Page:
It’s the big bang of both our 10th episode and the origins of the summer blockbuster, although this episode is not quite like the high-end production of your usual Hollywood films! With Hugo at Venice film festival, Kiriko & Tom attempt to determine the definition of a (summer) blockbuster, is it more than just a “box-office hit”? In conjunction with the upcoming Suspicious Minds program, a retrospective of Denis Villeneuve’s work, we also explore what is a so-called “intelligent blockbuster”, skeptical of Christopher Nolan and his apparent pioneering of this heightened term. By exploring the history of the summer blockbuster, we attempt to resolve what the future of this historic marketing strategy has in an industry now dominated by streaming platforms.

On our next episode

In conjunction with the upcoming Camera Japan Festival at LAB111, a celebration of upcoming and contemporary Japanese films, we explore our own personal relationship to what Japanese cinema offers. The wealth of Japanese films are too rich to ever justly cover in a single episode, so instead we are joined by programmer and researcher of Japanese cinema Julian Ross, to explore an overlooked genre of Japanese film – Expanded Cinema, a radical form that subverts our understanding of what cinema can be and the audience’s relationship to the screen.

Film Club

After listening to this episode and hopefully gaining a greater insight into (the history of) the summer blockbuster, we have chosen Arrival (Denis Villeneuve, 2016) as our film club choice for this episode. We would love to know what your thoughts are of this “intelligent blockbuster”, so leave your review either in the Apple review section for this podcast or send us an email to [email protected] and expect to hear your review read out by Tom, using his best impersonations of movie celebrities.

Films mentioned

(click on the links for tickets to screenings at LAB111)

  • Godzilla vs. Kong (Adam Wingard, 2021)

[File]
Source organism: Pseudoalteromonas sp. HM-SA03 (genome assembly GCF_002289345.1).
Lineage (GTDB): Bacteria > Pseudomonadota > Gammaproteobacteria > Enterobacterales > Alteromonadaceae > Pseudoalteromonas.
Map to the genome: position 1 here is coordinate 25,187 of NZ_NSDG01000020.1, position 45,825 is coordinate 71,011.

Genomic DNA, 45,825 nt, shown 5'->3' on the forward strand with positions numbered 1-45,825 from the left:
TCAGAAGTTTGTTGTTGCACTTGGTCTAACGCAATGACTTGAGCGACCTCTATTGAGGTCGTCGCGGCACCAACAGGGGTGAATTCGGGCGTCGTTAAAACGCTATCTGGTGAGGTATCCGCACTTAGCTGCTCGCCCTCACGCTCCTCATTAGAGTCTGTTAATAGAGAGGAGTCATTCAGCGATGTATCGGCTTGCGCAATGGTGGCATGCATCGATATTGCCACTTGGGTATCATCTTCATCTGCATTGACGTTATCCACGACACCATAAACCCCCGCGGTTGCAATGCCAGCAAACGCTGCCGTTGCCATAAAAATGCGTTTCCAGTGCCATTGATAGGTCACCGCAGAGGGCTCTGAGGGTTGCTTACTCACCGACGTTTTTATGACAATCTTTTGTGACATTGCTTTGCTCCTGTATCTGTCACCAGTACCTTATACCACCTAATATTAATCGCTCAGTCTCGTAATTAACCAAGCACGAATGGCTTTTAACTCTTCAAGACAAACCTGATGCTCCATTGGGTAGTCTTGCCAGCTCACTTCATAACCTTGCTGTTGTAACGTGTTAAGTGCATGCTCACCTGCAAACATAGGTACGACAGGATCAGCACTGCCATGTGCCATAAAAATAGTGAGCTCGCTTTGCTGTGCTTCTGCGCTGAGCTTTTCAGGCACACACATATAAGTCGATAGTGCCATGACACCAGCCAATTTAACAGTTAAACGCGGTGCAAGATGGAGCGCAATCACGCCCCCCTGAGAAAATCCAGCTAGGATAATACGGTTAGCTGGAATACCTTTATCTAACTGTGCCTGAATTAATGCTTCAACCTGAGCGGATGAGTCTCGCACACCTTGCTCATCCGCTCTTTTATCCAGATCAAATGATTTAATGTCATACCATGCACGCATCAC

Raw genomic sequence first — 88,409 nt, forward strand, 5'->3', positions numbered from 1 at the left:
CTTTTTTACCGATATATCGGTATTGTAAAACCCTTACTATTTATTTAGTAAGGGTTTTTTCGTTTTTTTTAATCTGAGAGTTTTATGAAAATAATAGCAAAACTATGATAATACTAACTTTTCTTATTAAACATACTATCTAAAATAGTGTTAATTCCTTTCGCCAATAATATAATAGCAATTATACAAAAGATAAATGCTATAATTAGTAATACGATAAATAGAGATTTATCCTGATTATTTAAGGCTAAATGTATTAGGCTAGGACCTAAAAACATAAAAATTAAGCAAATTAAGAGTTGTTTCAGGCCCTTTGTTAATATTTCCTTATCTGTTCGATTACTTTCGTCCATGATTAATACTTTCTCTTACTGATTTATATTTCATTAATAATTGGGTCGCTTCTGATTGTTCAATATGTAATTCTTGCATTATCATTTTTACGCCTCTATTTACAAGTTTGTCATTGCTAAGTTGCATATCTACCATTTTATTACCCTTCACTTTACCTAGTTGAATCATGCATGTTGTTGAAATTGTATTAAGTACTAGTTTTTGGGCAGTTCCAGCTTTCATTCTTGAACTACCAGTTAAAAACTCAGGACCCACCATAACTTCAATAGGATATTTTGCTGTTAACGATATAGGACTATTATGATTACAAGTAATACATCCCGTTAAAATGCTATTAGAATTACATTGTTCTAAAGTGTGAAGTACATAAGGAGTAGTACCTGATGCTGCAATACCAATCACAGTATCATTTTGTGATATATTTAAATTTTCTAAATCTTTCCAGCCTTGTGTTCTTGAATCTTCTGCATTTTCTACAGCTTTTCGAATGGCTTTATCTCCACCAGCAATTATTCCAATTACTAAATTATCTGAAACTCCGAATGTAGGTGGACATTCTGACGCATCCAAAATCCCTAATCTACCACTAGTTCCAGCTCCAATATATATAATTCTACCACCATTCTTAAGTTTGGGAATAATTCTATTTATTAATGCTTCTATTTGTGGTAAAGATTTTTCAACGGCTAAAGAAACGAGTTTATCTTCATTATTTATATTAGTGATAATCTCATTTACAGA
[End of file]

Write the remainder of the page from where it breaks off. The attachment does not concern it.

• The Card Counter (Paul Schrader, 2021)
  • Titane (Julia Ducournau, 2021)
  • The Suicide Squad (James Gunn, 2021)
  • Suicide Squad (David Ayer, 2016)
  • Jaws (Steven Spielberg, 1975)
  • Star Wars (George Lucas, 1977)
  • E.T. the Extra-Terrestrial (Steven Spielberg, 1982)
  • Ghostbusters (Ivan Reitman, 1984)
  • Batman (Tim Burton, 1989)
  • Jurassic Park (Steven Spielberg, 1993)
  • Independence Day (Roland Emmerich, 1996)
  • Men In Black (Barry Sonnenfeld, 1997)
  • Batman Begins (Christopher Nolan, 2005)
  • The Dark Knight (Christopher Nolan, 2008)
  • The Dark Knight Rises (Christopher Nolan, 2012)
  • Inception (Christopher Nolan, 2010)
  • Interstellar (Christopher Nolan, 2014)
  • Tenet (Christopher Nolan, 2020)
  • Iron Man (Jon Favreau, 2008)
  • Avengers: Endgame (Anthony & Joe Russo, 2019)
  • Dune (Denis Villeneuve, 2021)
  • Black Widow (Cate Shortland, 2021)
  • Inglourious Basterds (Quentin Tarantino, 2009)
  • Pulp Fiction (Quentin Tarantino, 1994)
  • F9: The Fast Saga (Justin Lin, 2021)
  • Following (Christopher Nolan, 1998)
  • Memento (Christopher Nolan, 2000)
  • The Prestige (Christopher Nolan, 2006)
  • Polytechnique (Denis Villeneuve, 2009)
  • Arrival (Denis Villeneuve, 2016)
  • Sicario (Denis Villeneuve, 2015)
  • Blade Runner 2049 (Denis Villeneuve, 2017)
  • Enemy (Denis Villeneuve, 2013)
  • Logan (James Mangold, 2017)
  • The Eternals (ChloĆ© Zhao, 2021)
  • Black Panther: Wakanda Forever (Ryan Coogler, 2022)

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